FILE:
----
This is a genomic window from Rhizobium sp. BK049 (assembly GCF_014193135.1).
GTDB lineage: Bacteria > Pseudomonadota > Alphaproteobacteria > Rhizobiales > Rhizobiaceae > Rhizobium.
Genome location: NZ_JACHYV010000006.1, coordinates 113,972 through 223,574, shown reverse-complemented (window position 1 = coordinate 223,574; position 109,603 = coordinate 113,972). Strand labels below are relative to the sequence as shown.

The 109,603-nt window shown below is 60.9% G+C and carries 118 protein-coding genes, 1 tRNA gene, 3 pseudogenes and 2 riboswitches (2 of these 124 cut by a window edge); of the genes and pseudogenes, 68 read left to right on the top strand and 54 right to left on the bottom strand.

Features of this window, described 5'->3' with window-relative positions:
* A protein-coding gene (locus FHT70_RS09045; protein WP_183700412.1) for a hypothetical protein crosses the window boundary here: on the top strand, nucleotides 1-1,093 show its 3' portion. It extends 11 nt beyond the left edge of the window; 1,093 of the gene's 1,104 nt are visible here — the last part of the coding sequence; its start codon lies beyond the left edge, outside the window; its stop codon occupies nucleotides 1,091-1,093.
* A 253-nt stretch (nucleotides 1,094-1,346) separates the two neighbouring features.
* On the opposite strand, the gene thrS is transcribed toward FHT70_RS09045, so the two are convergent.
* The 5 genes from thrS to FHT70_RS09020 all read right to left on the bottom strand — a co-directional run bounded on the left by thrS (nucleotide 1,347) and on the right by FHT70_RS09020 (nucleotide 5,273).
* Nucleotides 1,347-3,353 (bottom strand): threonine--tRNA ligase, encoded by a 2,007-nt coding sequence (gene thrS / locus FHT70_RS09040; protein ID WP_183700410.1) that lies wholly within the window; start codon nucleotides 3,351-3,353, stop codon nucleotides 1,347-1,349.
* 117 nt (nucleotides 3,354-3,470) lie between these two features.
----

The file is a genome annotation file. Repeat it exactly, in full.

This is a genomic window from Rhizobium sp. BK049 (assembly GCF_014193135.1).
GTDB lineage: Bacteria > Pseudomonadota > Alphaproteobacteria > Rhizobiales > Rhizobiaceae > Rhizobium.
Genome location: NZ_JACHYV010000006.1, coordinates 113,972 through 223,574, shown reverse-complemented (window position 1 = coordinate 223,574; position 109,603 = coordinate 113,972). Strand labels below are relative to the sequence as shown.

The 109,603-nt window shown below is 60.9% G+C and carries 118 protein-coding genes, 1 tRNA gene, 3 pseudogenes and 2 riboswitches (2 of these 124 cut by a window edge); of the genes and pseudogenes, 68 read left to right on the top strand and 54 right to left on the bottom strand.

Features of this window, described 5'->3' with window-relative positions:
* A protein-coding gene (locus FHT70_RS09045; protein WP_183700412.1) for a hypothetical protein crosses the window boundary here: on the top strand, nucleotides 1-1,093 show its 3' portion. It extends 11 nt beyond the left edge of the window; 1,093 of the gene's 1,104 nt are visible here — the last part of the coding sequence; its start codon lies beyond the left edge, outside the window; its stop codon occupies nucleotides 1,091-1,093.
* A 253-nt stretch (nucleotides 1,094-1,346) separates the two neighbouring features.
* On the opposite strand, the gene thrS is transcribed toward FHT70_RS09045, so the two are convergent.
* The 5 genes from thrS to FHT70_RS09020 all read right to left on the bottom strand — a co-directional run bounded on the left by thrS (nucleotide 1,347) and on the right by FHT70_RS09020 (nucleotide 5,273).
* Nucleotides 1,347-3,353 (bottom strand): threonine--tRNA ligase, encoded by a 2,007-nt coding sequence (gene thrS / locus FHT70_RS09040; protein ID WP_183700410.1) that lies wholly within the window; start codon nucleotides 3,351-3,353, stop codon nucleotides 1,347-1,349.
* 117 nt (nucleotides 3,354-3,470) lie between these two features.